The Battle of Tamames, 1809
And so at last it was time for my first post-lockdown face-to-face wargame. I was lucky enough to be invited up to the leafy suburbs of Birmingham for a Napoleonic game with Paul Fox, a gamer who knows the Napoleonic period very well and who helped me with some excellent advice when Shadow of the Eagles was being developed.
Paul has a wonderful wargames room, lined with books of which at least half are on the Napoleonic period. He had set up a wargame using his 15mm figures based on the battle of Tamames, which took place on the 18th of October 1809. This was a relatively small battle featuring the French vs. the Spanish, fought out not far from Salamanca.
In the real battle, a Spanish force of 20,000 infantry, 1,400 cavalry and 30 guns stood on the defensive on high ground south of the town of Tamames, and was attacked by an over-confident French force of just 12,000 infantry, 1,200 cavalry and 14 guns. The French were roundly defeated, despite the low quality of some Spanish units. Those seeking more detail on the real battle in a wargaming context should check out:
Paul had set out a lovely terrain representing the area of the battle, and had based his re-construction on the details contained in Volume 1 of Dave Brown's excellent series of scenario books which support his General de Brigade rules:
The two photos below show the battlefield as the game gets under way, with the first turn completed. Paul commands the French and has 3 infantry brigades attacking, with modest cavalry forces on both wings. His artillery is very limited - just one battery set up to bombard Tamames itself.
My Spanish forces had the advantage in numbers with 5 infantry brigades (admittedly of very variable quality), 2 batteries of artillery but just 1 cavalry brigade, positioned on my left wing.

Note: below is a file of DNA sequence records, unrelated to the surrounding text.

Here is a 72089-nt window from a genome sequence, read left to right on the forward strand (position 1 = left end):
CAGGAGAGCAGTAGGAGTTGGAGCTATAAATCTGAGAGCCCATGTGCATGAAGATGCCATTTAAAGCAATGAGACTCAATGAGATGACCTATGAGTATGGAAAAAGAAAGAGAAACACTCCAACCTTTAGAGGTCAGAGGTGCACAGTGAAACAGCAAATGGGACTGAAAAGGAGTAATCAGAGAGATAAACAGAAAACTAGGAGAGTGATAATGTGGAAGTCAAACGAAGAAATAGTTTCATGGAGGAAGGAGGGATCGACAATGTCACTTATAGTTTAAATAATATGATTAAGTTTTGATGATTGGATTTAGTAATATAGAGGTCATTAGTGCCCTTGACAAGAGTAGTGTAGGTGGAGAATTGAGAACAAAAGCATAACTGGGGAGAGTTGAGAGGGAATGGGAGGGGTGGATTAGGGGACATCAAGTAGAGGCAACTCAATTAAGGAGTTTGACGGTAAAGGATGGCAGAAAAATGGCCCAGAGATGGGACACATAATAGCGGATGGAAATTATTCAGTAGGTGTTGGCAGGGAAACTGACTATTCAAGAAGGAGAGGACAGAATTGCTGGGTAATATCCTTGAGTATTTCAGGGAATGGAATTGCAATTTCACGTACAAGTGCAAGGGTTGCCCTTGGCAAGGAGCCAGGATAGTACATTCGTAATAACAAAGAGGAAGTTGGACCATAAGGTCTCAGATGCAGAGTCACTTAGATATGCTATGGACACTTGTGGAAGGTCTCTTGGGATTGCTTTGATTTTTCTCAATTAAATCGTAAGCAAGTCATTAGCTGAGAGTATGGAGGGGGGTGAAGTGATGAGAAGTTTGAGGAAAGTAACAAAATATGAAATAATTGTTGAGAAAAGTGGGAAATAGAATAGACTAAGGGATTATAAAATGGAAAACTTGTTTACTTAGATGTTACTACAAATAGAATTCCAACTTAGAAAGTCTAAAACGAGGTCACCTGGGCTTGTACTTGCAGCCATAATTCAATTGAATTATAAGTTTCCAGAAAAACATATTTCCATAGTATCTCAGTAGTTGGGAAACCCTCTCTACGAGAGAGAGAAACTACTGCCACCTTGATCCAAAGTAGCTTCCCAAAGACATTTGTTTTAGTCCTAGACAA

The Struggle on the Spanish Left
Paul attacked with 2 infantry brigades to the west of Tamames, supported by his cavalry. The infantry were repulsed at first, but rallied and came back successfully. Their cavalry had little trouble seeing off their Spanish counterparts who were inferior in quality.
The Spanish reserve infantry (see photos below) were sent to help, but made slow progress across the difficult ground of the ridge. They were finally able to set up a blocking position just in time to prevent the Spanish line being rolled up, but the entire Spanish left wing had gone.
The Spanish Right Awakens
The French were happy to hold the 2 Spanish infantry brigades (plus artillery) east of Tamames with 1 brigade of their own and a single dragoon regiment. The stalemate went on for a few turns, but then I foolishly lost patience and decided to attack with the brigade nearest the town.
Paul was cleverly threatening the other Spanish brigade on this wing with his single regiment of cavalry, just off shot to the left in the photo below. You can see 2 battalions of Spanish infantry have formed square in reaction.
The attacking Spanish brigade quickly lost its 2 leading battalions of inferior infantry, outshot by the waiting French despite Spanish artillery support - see below. The Spanish artillery were unfortunately rated inferior for firing which meant they weren't much help!
At this point it was time to check my growing collection of routed Spanish units which had been removed from the battlefield. Although the Spanish position had stabilised, I found I had lost half my army and the French had won.
French quality had told in the end. Tactically, my reserve had been slow to get into action to support my left, and Paul's 'wait and see' policy on his left wing had been more sensible than the impulsive attack against superior numbers which failed in the actual battle. The photo below shows the final positions around Tamames, where the left (and some of the centre) of the Spanish army has rotated 90° to face the French. You can also see that the remaining Spanish battalion in Tamames has 5 hits from French artillery fire and will therefore not last much longer.
Where Were the Skirmishers?
I realised as the battle progressed that neither of us were using any skirmishers. The 'problem' seemed to be that, frankly, in the heat of the game neither of us could be bothered to add the extra complication! Paul is in favour of reducing skirmishers to a 'factor' in this level of wargame, rather than representing them with actual figures. I wanted to represent skirmishers with figures in the rules as the look was important to me, and I felt the whole issue of skirmishing deserved to be highlighted and played out.
In practical terms, this game showed that perhaps Paul is right - and maybe some optional rules for doing without skirmish figures could be devised. I look forward to some feedback on this subject in the forum as more games get played.
My thanks to Paul for hosting this game, and I hope to head up to the Midlands for more games in the future!